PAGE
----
"Medicines derived from opium are very valuable in medicine practice & therefore regarded as essential medicines. However, they are generally not readily available for patients who are in need of them for medical reasons. It is estimated that over 80% of the world's population is inadequately treated, because opioid (pain relieving) medicines have been categorized as ""controlled substances"", due to concerns about their possible abuse. These medicines are therefore subject to strong international control, & rendered accessible. Severe under-treatment of pain is reported in more than 150 countries. In 15 countries of the EU-25, medical consumption of opioids (& other medications that are controlled under these conventions) is close to non-existent, consequently a large number of patients are not treated appropriately for moderate to severe pain. The overall goal of this project, is to undertake applied research into the reasons why opioid medicines for moderate to severe pain & for the treatment of opioid dependence are not used adequately in 12 European countries & to elaborate & disseminate tailor-made recommendations to each country for improving the accessibility, availability & affordability of controlled medicines, & disseminate these to governments, health-care professionals, other key decision-making bodies as well as to the general public. The outcome of the research will serve to underpin informed policy decisions on health systems & more effective & efficient evidence-based strategies for health therapies (pain management) in 12 European countries, thereby contributing to the realization of the activity area that frames the specific call to which this project responds, Optimizing the Delivery of Health Care to European Citizens & the overarching EU values of ""universality, access to good health care, equity & solidarity, aiming to make provision that is patient-centred & responsive to individual need""."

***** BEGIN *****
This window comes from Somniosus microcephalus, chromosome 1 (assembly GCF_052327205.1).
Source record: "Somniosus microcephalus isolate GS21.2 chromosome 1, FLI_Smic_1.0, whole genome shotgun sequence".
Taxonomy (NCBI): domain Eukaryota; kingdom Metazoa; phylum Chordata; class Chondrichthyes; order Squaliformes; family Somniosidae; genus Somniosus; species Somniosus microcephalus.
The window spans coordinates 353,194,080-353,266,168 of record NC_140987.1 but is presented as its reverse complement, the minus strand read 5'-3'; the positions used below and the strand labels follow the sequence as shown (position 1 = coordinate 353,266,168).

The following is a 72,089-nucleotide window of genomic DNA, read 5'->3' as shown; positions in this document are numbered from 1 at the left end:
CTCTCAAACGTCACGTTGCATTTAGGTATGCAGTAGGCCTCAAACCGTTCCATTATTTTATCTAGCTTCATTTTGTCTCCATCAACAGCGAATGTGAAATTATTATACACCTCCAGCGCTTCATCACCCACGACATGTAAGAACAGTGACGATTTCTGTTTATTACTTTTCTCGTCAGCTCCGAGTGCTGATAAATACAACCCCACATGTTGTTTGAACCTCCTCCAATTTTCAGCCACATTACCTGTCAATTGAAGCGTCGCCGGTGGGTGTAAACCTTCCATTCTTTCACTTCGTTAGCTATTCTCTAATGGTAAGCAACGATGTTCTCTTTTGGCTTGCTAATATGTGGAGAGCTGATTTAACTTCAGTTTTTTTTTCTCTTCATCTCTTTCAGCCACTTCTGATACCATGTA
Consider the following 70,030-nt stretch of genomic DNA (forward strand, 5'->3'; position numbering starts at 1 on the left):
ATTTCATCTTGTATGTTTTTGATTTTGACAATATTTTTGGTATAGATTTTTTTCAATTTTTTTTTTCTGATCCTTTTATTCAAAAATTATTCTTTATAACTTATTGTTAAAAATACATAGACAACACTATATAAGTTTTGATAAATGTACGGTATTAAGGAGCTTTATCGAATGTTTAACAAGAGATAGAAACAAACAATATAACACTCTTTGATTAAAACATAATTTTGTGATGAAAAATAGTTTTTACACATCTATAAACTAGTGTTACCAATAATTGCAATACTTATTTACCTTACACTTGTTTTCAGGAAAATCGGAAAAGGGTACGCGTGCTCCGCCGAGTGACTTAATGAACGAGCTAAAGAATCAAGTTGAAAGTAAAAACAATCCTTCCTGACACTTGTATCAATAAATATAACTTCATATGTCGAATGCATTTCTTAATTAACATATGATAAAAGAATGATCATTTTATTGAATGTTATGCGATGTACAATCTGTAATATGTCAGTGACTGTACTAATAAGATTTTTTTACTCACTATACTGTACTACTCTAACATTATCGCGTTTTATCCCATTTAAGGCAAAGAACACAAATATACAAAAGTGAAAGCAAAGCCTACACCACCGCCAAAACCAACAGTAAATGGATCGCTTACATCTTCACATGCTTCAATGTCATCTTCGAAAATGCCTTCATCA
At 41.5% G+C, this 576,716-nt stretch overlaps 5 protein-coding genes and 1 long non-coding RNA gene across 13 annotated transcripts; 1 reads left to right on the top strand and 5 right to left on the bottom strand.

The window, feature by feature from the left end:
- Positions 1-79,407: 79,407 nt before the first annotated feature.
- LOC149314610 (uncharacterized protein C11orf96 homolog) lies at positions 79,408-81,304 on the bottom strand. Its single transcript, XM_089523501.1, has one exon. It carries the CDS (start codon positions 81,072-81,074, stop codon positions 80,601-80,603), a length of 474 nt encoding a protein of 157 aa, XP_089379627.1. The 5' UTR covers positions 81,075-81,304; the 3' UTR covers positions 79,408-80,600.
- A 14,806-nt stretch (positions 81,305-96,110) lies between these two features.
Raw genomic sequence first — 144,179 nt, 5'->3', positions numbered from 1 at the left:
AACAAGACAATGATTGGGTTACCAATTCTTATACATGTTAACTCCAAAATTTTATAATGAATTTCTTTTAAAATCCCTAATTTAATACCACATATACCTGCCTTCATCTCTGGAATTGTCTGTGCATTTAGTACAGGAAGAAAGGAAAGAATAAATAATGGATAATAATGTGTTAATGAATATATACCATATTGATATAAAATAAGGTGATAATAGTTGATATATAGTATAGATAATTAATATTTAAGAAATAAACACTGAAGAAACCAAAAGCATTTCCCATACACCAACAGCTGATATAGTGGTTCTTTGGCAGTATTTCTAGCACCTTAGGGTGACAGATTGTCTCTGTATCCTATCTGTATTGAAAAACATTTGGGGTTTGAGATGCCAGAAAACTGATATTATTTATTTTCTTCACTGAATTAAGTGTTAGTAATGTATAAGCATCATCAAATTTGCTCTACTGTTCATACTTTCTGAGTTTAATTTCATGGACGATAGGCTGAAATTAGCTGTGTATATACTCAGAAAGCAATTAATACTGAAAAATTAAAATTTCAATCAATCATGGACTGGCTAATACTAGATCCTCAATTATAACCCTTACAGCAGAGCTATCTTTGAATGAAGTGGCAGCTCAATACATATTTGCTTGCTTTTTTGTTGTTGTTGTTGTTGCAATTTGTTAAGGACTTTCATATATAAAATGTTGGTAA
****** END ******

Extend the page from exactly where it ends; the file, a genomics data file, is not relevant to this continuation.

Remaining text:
Fields of science
Call for proposal
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Funding SchemeCP-FP - Small or medium-scale focused research project
Sector 3 Bucharest